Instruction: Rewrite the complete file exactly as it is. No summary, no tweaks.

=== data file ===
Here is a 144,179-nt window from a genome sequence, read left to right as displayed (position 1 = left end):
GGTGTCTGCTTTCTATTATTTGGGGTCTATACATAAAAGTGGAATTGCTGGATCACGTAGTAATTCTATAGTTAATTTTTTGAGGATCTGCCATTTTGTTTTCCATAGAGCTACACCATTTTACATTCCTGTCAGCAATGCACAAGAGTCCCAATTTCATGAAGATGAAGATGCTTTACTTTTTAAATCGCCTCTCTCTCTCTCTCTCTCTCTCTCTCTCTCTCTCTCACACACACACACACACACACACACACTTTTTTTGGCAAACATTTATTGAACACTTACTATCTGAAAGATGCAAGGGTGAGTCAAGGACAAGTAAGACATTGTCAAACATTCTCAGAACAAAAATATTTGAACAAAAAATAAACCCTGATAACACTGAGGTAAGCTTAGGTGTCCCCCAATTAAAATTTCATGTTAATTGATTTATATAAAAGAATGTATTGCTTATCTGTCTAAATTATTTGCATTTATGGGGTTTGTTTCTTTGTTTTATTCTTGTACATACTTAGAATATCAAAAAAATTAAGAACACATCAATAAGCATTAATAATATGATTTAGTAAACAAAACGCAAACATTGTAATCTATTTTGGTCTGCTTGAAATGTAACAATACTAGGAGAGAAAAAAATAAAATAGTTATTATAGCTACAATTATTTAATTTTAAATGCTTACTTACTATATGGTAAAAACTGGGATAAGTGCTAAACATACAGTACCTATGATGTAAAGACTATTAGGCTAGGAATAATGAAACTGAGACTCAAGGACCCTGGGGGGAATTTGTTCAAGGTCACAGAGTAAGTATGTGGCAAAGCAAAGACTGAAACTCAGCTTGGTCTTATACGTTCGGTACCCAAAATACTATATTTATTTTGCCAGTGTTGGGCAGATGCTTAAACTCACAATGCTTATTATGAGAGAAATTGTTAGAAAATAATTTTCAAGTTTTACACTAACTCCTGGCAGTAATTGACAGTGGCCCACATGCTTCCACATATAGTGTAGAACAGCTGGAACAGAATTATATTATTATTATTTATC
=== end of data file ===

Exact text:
Here is a 144,179-nt window from a genome sequence, read left to right as displayed (position 1 = left end):
GGTGTCTGCTTTCTATTATTTGGGGTCTATACATAAAAGTGGAATTGCTGGATCACGTAGTAATTCTATAGTTAATTTTTTGAGGATCTGCCATTTTGTTTTCCATAGAGCTACACCATTTTACATTCCTGTCAGCAATGCACAAGAGTCCCAATTTCATGAAGATGAAGATGCTTTACTTTTTAAATCGCCTCTCTCTCTCTCTCTCTCTCTCTCTCTCTCTCTCTCACACACACACACACACACACACACACTTTTTTTGGCAAACATTTATTGAACACTTACTATCTGAAAGATGCAAGGGTGAGTCAAGGACAAGTAAGACATTGTCAAACATTCTCAGAACAAAAATATTTGAACAAAAAATAAACCCTGATAACACTGAGGTAAGCTTAGGTGTCCCCCAATTAAAATTTCATGTTAATTGATTTATATAAAAGAATGTATTGCTTATCTGTCTAAATTATTTGCATTTATGGGGTTTGTTTCTTTGTTTTATTCTTGTACATACTTAGAATATCAAAAAAATTAAGAACACATCAATAAGCATTAATAATATGATTTAGTAAACAAAACGCAAACATTGTAATCTATTTTGGTCTGCTTGAAATGTAACAATACTAGGAGAGAAAAAAATAAAATAGTTATTATAGCTACAATTATTTAATTTTAAATGCTTACTTACTATATGGTAAAAACTGGGATAAGTGCTAAACATACAGTACCTATGATGTAAAGACTATTAGGCTAGGAATAATGAAACTGAGACTCAAGGACCCTGGGGGGAATTTGTTCAAGGTCACAGAGTAAGTATGTGGCAAAGCAAAGACTGAAACTCAGCTTGGTCTTATACGTTCGGTACCCAAAATACTATATTTATTTTGCCAGTGTTGGGCAGATGCTTAAACTCACAATGCTTATTATGAGAGAAATTGTTAGAAAATAATTTTCAAGTTTTACACTAACTCCTGGCAGTAATTGACAGTGGCCCACATGCTTCCACATATAGTGTAGAACAGCTGGAACAGAATTATATTATTATTATTTATC